To hear the full episode, go to nytimes.com/thedaily.
Jim Tankersley Most of the time, politics is the driving
force for how people conduct negotiations, and big
ideological differences can keep people apart from
solving problems. I think that’s the case here. It
wasn’t the case in the spring because it was such an
extraordinary moment of crisis.
But if we allow several more months to go without
pumping more help into the economy, it is very likely,
economists warn, that there’s going to be huge
damage that will compound over time and make this
recession much worse. And so the real tragedy here
is that politics have a human toll, and the normal
exercise of politics can leave real people behind.
Tankersley There’s some good research by an
economist named Ernie Tedeschi at Evercore ISI who
calculated that we would have 4 million fewer jobs
next year without more stimulus than we would with
a stimulus package. The risk of the government’s
failure to act is that you take what should have been
temporary damage from essentially the flicking off
and on of an economy and instead make it permanent,
which can lead to a slow recovery, which can leave
people out of work for months, if not years, reduce
their skills, reduce their ability to find jobs, reduce the
actual employers who are able to put them to work.
Michael Barbaro I’m curious if, in your reporting, you
have ever been able to establish the financial cost of
Congress basically not doing anything in the past six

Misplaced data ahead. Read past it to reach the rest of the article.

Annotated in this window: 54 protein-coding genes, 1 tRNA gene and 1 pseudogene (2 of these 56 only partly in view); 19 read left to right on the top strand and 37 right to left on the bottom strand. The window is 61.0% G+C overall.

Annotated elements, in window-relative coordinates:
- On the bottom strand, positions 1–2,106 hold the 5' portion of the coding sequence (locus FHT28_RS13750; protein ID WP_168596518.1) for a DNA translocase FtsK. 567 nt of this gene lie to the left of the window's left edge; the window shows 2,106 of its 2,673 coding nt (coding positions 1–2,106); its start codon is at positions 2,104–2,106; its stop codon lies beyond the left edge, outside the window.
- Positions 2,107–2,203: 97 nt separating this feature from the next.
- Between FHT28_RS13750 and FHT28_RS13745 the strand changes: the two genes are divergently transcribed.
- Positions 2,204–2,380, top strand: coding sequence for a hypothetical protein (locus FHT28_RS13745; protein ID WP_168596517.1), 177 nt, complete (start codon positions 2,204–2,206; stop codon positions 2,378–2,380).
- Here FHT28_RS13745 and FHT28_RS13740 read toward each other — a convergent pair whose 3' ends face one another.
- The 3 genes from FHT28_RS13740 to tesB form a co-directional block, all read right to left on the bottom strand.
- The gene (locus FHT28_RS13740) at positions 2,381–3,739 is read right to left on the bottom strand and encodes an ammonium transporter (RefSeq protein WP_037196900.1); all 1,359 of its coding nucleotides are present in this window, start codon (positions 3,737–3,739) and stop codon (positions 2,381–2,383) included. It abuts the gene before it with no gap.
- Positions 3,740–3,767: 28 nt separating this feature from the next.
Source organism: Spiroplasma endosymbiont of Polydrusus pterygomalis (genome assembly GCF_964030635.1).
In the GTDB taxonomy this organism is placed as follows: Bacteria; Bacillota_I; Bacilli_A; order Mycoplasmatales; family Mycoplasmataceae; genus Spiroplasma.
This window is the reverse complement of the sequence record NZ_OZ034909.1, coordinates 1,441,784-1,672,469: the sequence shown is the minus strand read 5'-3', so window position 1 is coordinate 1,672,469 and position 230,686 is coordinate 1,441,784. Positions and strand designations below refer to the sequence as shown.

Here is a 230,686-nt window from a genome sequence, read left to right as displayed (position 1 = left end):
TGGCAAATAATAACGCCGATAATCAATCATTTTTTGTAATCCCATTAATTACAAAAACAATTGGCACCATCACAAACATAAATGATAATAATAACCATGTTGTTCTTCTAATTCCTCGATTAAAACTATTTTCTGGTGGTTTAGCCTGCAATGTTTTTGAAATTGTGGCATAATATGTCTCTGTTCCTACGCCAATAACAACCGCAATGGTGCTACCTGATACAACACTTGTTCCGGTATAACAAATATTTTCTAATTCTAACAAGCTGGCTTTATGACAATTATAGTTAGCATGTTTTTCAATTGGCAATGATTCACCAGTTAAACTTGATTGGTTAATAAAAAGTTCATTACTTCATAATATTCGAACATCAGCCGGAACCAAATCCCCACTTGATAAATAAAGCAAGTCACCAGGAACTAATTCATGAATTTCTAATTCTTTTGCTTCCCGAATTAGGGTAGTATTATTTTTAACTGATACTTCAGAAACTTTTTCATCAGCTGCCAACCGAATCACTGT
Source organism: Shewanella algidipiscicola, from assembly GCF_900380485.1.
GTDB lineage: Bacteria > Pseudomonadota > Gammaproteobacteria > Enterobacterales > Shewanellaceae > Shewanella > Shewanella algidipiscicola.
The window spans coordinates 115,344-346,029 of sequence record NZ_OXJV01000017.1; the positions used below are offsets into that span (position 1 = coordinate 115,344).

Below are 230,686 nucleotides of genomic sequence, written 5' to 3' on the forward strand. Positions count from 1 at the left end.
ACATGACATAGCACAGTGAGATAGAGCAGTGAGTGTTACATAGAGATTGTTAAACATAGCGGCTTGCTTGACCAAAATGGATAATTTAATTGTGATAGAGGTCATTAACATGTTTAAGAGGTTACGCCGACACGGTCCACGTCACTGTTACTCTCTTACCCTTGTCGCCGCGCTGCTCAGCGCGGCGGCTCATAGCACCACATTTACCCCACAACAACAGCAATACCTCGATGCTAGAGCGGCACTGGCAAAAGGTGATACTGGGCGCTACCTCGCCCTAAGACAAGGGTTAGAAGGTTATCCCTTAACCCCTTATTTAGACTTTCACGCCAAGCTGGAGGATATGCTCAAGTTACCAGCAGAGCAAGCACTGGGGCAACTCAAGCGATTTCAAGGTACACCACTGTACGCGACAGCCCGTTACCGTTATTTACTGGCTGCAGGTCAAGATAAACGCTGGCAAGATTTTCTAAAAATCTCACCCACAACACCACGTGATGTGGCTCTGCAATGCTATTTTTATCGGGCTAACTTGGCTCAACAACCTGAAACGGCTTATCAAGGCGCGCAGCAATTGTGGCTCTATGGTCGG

months or so. Is that measurable?
The Mini Crossword
BY JOEL FAGLIANO
10/16/2020 EDITED BY WILL SHORTZ
1 RuPaul’s specialty
5 Clothing offered at a luxury hotel
6 Google competitor
8 Pop, by another name
9 Long hike
1 Prohibiting the sale of alcohol
2 Make fun of mercilessly
3 Hate, hate, hate
4 Crystal-lined rock
7 Kind of tree that produces wine
PREVIOUS PUZZLE ONE
TIME: 8½ TO 10½ HOURS
YIELD: 4 TO 6 SERVINGS
3-3½ pounds boneless pork shoulder,
trimmed of more than ¼-inch fat
Kosher salt and black pepper
1 tablespoon extra-virgin olive oil
1 cup store-bought or homemade
1 chipotle in adobo, finely chopped,
plus more to taste
3 tablespoons light brown sugar, plus
more to taste
2 (14-ounce) cans pinto beans, rinsed
6 garlic cloves, peeled and thinly sliced
- Season the pork all over with 1 tablespoon
salt and ¾ teaspoon pepper. In a large Dutch
oven or skillet, heat the olive oil over
medium-high. Add the pork shoulder and sear
until browned on all sides, 8 to 10 minutes.
- Meanwhile, in your slow cooker, stir
together the barbecue sauce, chipotle and
brown sugar. Taste the mixture and adjust the
sweetness with brown sugar and the spice
- Add browned pork to the barbecue sauce
and turn to coat in the sauce. Add the beans
and garlic to the sauce around the pork. Cover
and cook on low until the meat falls apart
when prodded with a fork, 8 to 10 hours.
- Transfer the pork to a cutting board. Skim
excess fat from the top of the beans if desired,
then season to taste with salt and pepper.
Slice the pork against the grain into ½-inch
thick slices, or shred the pork with two forks.
Serve the pork with the beans.
For more recipes, visit NYT Cooking
Here to Help
A RECIPE FOR SLOW COOKER BARBECUE PORK AND BEANS
Pork and beans are cooked together in a slow cooker for mutually beneficial results. (If
you don’t have a slow cooker, you can use a pot in the oven.) As the pork shoulder and
barbecue sauce braise in the oven, the sauce soaks up the pork juices while the pork
tenderizes. Then, beans are added to soak up the deeply concentrated sauce. This recipe
uses store-bought barbecue sauce enhanced with the smoky heat of canned chipotles in
adobo and brown sugar, which helps glaze the pork. ALI SLAGLE
ANDREW PURCELL FOR THE NEW YORK TIMES. FOOD STYLIST:
freshly ground, not capsuled